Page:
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History and folklore of Nevada, written by Associate Professor Michael Green of UNLV, and narrated by former Senator Richard Bryan. Supported by Nevada Humanities and dedicated to the memory of historian Frank Wright. (All segments prior to August 2003 were written by Frank Wright.)Nevada Yesterdays is the collection of essays written by Frank Wright that immortalize the real history of Las Vegas.
An army air field in Nevada was fully opened for business when World War II came along. Here’s Senator Richard Bryan with Nevada Yesterdays.
When you take Interstate 15 between Las Vegas and southern California, you’re following a route that has been incredibly important to our history.
You may have seen the film about Mildred and Richard Loving, the couple who ended up suing for the right to marry. In 1967, in Loving v. Virginia, the U.S.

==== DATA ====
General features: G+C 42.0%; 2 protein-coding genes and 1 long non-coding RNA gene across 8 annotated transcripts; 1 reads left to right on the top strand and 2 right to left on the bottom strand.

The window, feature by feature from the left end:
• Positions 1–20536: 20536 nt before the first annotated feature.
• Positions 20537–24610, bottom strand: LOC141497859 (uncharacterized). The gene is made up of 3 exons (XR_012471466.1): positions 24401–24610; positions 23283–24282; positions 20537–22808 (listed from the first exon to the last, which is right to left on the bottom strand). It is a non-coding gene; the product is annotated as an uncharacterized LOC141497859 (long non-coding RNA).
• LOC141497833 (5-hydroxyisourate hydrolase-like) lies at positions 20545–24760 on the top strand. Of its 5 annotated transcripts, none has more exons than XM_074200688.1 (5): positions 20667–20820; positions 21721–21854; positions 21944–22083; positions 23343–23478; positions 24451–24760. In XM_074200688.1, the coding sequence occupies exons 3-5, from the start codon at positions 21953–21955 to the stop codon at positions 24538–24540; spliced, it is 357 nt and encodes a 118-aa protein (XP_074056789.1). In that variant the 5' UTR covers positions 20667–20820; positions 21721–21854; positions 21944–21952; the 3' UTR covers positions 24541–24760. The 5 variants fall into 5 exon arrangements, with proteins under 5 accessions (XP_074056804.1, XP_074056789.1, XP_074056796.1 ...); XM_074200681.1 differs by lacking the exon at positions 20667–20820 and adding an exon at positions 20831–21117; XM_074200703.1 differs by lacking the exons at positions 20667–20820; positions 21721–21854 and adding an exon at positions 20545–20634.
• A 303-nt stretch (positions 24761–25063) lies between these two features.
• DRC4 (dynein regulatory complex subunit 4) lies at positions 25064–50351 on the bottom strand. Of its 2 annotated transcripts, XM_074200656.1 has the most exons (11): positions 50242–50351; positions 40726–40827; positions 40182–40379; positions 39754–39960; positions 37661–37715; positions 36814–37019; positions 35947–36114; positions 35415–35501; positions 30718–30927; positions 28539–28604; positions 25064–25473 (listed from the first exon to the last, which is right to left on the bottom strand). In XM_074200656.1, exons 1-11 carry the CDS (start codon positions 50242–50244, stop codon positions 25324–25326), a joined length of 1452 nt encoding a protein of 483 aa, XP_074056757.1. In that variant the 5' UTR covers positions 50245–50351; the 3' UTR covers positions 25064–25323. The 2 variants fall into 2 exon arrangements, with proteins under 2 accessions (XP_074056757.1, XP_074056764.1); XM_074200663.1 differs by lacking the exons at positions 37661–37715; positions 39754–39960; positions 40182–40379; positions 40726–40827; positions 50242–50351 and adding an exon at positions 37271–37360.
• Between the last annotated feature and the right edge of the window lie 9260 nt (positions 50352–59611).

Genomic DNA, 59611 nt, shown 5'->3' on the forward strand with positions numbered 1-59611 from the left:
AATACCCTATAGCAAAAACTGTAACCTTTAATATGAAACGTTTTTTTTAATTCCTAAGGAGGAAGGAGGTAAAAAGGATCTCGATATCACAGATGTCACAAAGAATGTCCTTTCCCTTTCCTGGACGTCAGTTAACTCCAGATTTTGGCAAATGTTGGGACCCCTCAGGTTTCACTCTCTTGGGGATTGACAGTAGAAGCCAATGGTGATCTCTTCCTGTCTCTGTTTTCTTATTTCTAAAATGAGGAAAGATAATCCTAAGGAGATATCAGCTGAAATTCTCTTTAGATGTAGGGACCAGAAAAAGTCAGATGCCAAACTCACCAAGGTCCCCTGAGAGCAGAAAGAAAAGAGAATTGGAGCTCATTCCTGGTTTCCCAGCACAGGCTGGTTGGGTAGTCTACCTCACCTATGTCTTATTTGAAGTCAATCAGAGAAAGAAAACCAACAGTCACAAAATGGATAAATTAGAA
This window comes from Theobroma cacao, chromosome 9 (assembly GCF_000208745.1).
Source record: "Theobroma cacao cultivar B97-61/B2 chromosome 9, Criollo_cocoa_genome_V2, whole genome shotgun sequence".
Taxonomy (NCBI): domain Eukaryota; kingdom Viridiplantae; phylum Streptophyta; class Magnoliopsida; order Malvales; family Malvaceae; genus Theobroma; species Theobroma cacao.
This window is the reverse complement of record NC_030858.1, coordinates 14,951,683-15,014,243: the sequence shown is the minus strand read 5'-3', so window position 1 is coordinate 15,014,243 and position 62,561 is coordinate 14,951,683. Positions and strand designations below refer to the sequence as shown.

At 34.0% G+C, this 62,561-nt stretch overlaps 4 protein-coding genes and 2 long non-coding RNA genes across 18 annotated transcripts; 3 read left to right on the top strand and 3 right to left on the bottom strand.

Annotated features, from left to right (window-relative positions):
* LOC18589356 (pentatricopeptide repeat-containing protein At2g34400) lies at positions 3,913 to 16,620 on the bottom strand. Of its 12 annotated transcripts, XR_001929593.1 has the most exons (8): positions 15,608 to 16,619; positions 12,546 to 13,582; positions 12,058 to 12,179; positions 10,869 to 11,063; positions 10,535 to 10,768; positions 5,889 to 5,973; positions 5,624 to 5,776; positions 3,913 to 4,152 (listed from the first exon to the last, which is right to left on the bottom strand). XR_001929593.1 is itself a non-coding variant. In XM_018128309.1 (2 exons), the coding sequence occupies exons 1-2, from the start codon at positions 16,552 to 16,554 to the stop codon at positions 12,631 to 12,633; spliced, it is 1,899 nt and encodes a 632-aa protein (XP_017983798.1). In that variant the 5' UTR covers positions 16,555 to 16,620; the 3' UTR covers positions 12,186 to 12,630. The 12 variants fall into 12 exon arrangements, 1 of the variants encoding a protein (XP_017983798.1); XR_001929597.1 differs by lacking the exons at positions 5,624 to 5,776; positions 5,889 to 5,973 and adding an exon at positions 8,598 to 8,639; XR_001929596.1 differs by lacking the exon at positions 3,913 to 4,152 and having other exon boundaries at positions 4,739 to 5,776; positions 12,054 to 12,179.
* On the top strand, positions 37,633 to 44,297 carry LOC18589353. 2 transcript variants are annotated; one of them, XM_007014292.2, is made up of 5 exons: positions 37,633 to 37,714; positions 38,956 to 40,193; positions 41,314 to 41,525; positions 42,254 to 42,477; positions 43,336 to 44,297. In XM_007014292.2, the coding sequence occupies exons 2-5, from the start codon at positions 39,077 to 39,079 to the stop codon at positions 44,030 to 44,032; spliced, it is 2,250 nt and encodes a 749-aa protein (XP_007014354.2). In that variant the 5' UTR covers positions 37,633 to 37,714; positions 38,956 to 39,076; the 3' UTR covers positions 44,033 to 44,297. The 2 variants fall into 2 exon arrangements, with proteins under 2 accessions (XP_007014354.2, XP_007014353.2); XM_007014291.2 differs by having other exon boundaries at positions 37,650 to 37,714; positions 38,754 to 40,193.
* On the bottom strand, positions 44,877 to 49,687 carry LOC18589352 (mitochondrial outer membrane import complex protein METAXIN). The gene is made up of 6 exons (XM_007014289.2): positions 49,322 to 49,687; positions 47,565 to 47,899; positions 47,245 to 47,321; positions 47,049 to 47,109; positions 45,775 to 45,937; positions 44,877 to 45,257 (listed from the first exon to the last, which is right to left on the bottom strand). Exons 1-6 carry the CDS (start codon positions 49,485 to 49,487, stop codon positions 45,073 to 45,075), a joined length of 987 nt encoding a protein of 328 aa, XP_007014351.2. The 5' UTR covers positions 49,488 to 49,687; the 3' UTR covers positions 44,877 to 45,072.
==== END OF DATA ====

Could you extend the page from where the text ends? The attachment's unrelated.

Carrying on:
This year marks the fiftieth anniversary of Elvis Presley’s marriage to Priscilla Beaulieu. And it happened in Las Vegas.
We recently talked about the centennial of John Kennedy’s birth and his importance to Nevada.
A lot of people today complain about the two major parties. It isn’t the first time there have been these kinds of complaints about Democrats and Republicans.
Last time, we talked about John Kennedy’s political connections to Nevada during his presidential campaign. May 29 marks the centennial of his birth.
May 29 is the centennial of John Fitzgerald Kennedy’s birth. We’re going to take a look at JFK and some of his ties to Nevada. We’ll start with running for president.
Last time, we were talking about World War I. The U.S. declared war a century ago, April 6.
On April 6, 1917, Congress declared war. Woodrow Wilson said it was necessary to make the world safe for democracy. We didn’t entirely succeed at that. We also didn’t entirely fail.